BROADWAY REVIEW: "Rodgers and Hammerstein's Cinderella" plays at the Broadway Theatre, 1681 Broadway. Call 212-239-6262 or visit cinderellaonbroadway.com
NEW YORK - The provenance of "Cinderella" is long ago and far away — she's been around at least since the 17th century in written form, and some date her all the way to classical antiquity.
So one need not be a stickler with particular plot points. But an audience plunking down money for the first-ever Broadway production of "Rodgers and Hammerstein's Cinderella," first seen on American television in 1957 with Julie Andrews in the title role (played here by Laura Osnes), has certain, reasonable expectations born of the last century: ugly stepsisters, a mean stepmother, a glass slipper and, most crucially of all, the aspirational notion that an ordinary girl, a mistreated kitchen maid, can be suddenly transformed into the kind of glamorous woman who can sweep a monarch off his feet. She enjoys a moment not unlike a lottery winner or, for that matter, the former
The fundamental problem with Douglas Carter Beane's perplexing, wholly unromantic and mostly laugh-free new book for this Broadway "Cinderella" — which turns the heroine into a social reformer like a better-looking Jane Addams, the stepsisters (Marla Mindelle and Ann Harada) into sympathetic, wounded creatures of thwarted desire, and Prince Charming (Santino Fontana) into a myopic dunce who needs his eyes opened to the poverty of his people — is that it denies the audience the pleasure of instant reversals of fortune. Sure, these matters are tricky. We no longer define great fortune by whom one manages to marry, and rightly so. But if nobody wanted to see "Cinderella" as it's generally and vaguely understood, nobody would have been in the house at the opening Sunday night, and this show would not have been grossing more than $1 million a week during previews.
There is nothing wrong with updating or even politicizing the story — although when you are updating the book to this extent, it would help to have brought along living composers of a similar reformist bent, rather than a lush, romantic, harmonic and, yes, politically traditional song suite penned about a half-century ago — the problem here is how it is done. This new version ends up collapsing the basic logic of the familiar story and tramples all over the musical soul of a score from another era, a retro collection of songs less fevered than the R&H masterworks and inextricably linked to an American moment soon to be swept away in social revolution.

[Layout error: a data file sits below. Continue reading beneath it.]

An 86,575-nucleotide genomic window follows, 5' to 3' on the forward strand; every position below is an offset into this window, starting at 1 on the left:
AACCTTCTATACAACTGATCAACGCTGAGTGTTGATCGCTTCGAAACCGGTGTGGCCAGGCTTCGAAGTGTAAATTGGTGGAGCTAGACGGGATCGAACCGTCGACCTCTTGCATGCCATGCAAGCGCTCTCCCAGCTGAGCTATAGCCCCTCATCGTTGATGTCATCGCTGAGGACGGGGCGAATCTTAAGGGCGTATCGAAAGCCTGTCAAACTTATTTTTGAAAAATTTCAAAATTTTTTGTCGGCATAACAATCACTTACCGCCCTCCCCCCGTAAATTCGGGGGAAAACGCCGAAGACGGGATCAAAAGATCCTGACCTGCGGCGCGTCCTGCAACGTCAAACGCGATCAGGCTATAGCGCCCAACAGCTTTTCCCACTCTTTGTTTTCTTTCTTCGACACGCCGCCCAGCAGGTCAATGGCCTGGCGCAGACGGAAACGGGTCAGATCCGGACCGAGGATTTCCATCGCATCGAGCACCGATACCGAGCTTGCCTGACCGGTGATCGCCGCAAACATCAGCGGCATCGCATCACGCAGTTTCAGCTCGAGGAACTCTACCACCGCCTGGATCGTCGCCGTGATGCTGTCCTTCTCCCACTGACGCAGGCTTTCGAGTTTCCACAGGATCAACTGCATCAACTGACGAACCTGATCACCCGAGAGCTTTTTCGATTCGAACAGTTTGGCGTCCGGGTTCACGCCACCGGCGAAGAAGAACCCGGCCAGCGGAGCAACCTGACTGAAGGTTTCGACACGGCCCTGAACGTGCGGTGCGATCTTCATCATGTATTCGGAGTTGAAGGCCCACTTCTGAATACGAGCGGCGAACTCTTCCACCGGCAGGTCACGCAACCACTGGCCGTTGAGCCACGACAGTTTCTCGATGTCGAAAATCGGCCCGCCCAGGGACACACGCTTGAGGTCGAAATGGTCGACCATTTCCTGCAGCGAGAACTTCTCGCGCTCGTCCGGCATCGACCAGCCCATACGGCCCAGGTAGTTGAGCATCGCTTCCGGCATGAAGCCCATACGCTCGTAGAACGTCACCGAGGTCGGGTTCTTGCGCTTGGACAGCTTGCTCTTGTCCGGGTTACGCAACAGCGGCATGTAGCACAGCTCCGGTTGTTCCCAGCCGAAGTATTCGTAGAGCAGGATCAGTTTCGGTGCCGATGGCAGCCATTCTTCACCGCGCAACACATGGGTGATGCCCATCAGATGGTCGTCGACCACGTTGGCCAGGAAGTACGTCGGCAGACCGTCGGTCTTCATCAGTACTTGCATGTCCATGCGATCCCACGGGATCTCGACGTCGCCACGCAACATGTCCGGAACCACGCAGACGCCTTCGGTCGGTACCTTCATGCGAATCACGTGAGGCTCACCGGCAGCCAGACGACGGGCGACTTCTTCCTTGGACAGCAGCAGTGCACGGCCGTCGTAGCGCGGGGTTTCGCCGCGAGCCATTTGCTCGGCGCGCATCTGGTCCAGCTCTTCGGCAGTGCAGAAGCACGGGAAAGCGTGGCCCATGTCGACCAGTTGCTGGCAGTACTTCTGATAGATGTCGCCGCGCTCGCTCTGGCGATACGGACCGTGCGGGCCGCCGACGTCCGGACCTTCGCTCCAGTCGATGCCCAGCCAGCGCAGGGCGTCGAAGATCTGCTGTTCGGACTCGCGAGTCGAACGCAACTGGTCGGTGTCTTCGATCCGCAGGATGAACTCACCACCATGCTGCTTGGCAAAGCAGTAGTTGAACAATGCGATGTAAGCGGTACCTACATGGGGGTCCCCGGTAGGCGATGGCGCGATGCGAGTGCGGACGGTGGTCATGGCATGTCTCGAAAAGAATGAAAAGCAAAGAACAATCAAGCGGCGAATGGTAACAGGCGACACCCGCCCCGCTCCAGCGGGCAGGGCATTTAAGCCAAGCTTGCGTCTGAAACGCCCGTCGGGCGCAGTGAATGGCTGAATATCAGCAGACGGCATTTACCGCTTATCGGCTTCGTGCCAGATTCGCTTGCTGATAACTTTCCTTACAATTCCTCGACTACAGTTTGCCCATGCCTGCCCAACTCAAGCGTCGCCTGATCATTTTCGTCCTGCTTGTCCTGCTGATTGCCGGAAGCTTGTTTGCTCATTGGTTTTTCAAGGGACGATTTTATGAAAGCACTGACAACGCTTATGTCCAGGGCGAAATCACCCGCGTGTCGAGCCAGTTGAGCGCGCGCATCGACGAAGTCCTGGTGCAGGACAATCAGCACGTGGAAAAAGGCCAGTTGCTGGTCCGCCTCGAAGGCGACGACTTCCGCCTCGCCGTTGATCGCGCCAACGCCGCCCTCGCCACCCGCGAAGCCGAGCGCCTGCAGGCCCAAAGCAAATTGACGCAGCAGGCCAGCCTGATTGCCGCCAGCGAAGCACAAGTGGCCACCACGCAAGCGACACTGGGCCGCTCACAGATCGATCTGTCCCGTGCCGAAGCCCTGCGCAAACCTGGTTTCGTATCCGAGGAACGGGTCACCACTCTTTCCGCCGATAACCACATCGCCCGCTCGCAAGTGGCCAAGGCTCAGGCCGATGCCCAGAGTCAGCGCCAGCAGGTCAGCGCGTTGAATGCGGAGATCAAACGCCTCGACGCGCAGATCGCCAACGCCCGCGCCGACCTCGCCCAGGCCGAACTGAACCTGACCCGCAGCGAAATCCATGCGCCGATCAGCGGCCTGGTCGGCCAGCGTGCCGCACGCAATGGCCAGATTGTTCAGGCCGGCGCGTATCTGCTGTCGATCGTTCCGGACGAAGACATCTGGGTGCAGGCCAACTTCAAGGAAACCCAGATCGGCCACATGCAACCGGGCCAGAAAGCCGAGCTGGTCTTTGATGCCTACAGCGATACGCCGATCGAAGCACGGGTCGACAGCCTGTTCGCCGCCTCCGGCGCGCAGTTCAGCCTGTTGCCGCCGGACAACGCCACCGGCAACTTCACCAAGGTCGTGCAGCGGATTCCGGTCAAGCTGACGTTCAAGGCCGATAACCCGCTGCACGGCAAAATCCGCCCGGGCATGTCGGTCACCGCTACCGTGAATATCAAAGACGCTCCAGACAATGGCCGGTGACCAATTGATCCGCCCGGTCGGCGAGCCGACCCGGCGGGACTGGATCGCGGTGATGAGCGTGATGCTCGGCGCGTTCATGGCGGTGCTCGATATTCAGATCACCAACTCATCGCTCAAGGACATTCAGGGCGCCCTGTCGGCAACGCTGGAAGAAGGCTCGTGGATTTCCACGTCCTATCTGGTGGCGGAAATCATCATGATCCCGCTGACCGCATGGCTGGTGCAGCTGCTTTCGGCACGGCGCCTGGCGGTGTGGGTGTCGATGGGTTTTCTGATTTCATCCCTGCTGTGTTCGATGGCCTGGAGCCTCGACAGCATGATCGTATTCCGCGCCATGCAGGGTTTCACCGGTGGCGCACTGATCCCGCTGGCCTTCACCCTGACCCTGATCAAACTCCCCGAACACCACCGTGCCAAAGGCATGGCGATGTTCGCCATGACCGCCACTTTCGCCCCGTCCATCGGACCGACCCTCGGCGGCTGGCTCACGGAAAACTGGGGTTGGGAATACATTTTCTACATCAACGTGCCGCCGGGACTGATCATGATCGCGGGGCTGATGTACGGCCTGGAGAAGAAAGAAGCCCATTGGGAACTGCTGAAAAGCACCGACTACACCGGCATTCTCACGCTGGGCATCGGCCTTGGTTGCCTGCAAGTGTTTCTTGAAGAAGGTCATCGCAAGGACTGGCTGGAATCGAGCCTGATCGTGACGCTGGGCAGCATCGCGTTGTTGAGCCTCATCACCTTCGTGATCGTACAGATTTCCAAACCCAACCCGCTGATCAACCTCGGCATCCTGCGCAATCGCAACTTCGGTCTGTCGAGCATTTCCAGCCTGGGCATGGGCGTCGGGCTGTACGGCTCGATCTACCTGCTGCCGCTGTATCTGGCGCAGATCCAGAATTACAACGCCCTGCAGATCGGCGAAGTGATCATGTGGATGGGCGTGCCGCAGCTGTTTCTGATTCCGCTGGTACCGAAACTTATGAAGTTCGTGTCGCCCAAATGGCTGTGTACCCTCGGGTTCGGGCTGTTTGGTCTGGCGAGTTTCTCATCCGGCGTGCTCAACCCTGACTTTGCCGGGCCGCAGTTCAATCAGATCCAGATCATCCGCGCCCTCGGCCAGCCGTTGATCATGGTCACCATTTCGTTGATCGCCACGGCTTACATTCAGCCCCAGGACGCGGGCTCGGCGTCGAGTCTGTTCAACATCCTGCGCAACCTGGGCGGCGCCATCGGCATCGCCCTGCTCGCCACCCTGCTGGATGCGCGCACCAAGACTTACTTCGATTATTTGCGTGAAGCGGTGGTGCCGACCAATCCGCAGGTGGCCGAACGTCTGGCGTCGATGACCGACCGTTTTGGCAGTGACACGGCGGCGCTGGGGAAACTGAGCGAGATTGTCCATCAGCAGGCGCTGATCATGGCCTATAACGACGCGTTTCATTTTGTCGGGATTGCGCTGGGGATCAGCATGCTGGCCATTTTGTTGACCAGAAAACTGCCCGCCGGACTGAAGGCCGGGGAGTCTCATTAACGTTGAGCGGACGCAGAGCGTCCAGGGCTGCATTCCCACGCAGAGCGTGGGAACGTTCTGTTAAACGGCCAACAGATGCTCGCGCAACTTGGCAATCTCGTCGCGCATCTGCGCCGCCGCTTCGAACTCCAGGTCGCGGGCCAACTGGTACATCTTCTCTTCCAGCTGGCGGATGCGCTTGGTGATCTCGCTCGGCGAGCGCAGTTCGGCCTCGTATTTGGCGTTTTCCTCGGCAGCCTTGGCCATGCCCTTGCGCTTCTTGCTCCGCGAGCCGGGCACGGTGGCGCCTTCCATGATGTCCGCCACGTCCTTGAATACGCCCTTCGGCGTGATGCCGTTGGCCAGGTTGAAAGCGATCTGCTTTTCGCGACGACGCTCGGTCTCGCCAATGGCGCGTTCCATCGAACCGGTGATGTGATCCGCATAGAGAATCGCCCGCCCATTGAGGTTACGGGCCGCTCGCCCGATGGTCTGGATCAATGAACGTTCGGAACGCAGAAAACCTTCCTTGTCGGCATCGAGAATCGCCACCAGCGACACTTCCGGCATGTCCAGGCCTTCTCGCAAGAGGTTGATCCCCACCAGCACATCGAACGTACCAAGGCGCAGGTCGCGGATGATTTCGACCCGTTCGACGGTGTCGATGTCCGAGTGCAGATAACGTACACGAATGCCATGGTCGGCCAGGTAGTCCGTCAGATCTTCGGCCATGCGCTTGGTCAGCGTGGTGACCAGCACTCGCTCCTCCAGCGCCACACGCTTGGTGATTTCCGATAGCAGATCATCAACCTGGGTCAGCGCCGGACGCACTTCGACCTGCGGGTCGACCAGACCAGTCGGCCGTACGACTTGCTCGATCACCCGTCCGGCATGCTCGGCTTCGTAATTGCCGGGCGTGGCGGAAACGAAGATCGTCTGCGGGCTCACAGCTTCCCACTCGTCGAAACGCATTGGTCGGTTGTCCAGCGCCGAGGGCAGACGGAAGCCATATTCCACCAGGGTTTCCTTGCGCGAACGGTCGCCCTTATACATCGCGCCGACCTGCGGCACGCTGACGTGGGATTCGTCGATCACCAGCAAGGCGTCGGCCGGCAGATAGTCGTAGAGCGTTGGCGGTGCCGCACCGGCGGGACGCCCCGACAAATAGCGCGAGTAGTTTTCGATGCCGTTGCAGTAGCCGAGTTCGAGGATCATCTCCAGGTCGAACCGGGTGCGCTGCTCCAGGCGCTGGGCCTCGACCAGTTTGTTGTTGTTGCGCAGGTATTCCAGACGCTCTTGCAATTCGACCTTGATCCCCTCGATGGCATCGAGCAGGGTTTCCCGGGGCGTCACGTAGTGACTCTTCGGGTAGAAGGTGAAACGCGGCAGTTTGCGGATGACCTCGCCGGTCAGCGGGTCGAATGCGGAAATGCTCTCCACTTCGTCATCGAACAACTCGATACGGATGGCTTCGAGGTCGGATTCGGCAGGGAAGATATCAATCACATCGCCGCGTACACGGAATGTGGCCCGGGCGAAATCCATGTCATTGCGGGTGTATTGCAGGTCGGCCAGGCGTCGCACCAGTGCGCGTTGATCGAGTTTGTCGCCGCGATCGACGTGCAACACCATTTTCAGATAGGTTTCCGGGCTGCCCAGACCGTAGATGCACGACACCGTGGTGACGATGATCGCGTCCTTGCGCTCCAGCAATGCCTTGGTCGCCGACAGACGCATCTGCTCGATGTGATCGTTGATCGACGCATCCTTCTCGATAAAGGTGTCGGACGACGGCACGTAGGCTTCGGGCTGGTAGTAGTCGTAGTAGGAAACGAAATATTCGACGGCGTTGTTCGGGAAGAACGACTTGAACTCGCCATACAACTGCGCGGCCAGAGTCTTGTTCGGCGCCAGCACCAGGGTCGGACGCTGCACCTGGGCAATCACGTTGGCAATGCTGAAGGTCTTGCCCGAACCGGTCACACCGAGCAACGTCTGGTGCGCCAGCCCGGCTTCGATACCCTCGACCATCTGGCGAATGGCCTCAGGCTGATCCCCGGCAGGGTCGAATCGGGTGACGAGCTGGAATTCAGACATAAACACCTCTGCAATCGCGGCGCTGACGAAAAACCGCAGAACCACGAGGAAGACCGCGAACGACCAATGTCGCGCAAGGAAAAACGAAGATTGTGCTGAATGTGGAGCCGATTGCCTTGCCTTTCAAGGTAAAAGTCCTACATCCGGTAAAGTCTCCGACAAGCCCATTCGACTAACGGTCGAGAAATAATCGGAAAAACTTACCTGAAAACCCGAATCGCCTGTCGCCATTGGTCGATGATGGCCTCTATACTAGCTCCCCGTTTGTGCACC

This confused show now includes a nefarious adviser, Sebastian (Peter Bartlett), who really is running the country, a superfluous revolutionary named John-Michel (Greg Hildreth), who functions as a love interest for one of those not-so-ugly stepsisters, a fairy godmother (Victoria Clark), who doubles as a beggar woman offering rewards for Cinderella's kindness, and a plot that involves a prince becoming so enlightened as to suggest democracy rather than a hereditary monarchy. Now there's an idea every sporty royal loves.
Perhaps one could embrace all of this revisionism if it all were lighter and more charming than is the case here. But at one point deep in Act 2 of director Mark Brokaw's strange production, you cannot help but reach the inescapable conclusion that Osnes' "Cinderella," as conceived here, just wouldn't have any interest in elitist dresses, balls with princes or glass slippers — which, in this case, were designed by Stuart Weitzman, aka Prince of the Pump. So what is it, folks? Designer product placement or Up With the Revolution?
Not for the first time, Broadway wants it all ways — the hip and the retro, romance and self-aware sniping, Rodgers and Hammerstein melodies and atonal satirical jabs, a golden title for family audiences and yet something else entirely once their credit cards have been charged. It would work better, perhaps, if there were a lighter touch to Brokaw's production, which is long and dense and fails to showcase the music (the score is enhanced by a couple of additional Rodgers and Hammerstein songs cut from other shows).
Costume designer William Ivey Long crafted some fun changes, but the show's visual appeal, stuck in that fatal dead spot between romance and satire, is handicapped by a set from Anna Louizos that puts one in mind of the lair of the Knights Who Say Ni in "Spamalot." There is no sense whatsoever of a nice, dreamy palace in which Cinders could be happy. In fact, her current life with her manageable stepsisters, reformable stepmom (Harriet Harris, who has her moments), a few friendly little furry creatures and a magical beggar woman with whom to pass the time seems a whole lot better than anything on offer with a prince who, once transformed as is the case here, would not be choosing a mate at a dance or concerning himself with a shapely ankle in a designer shoe.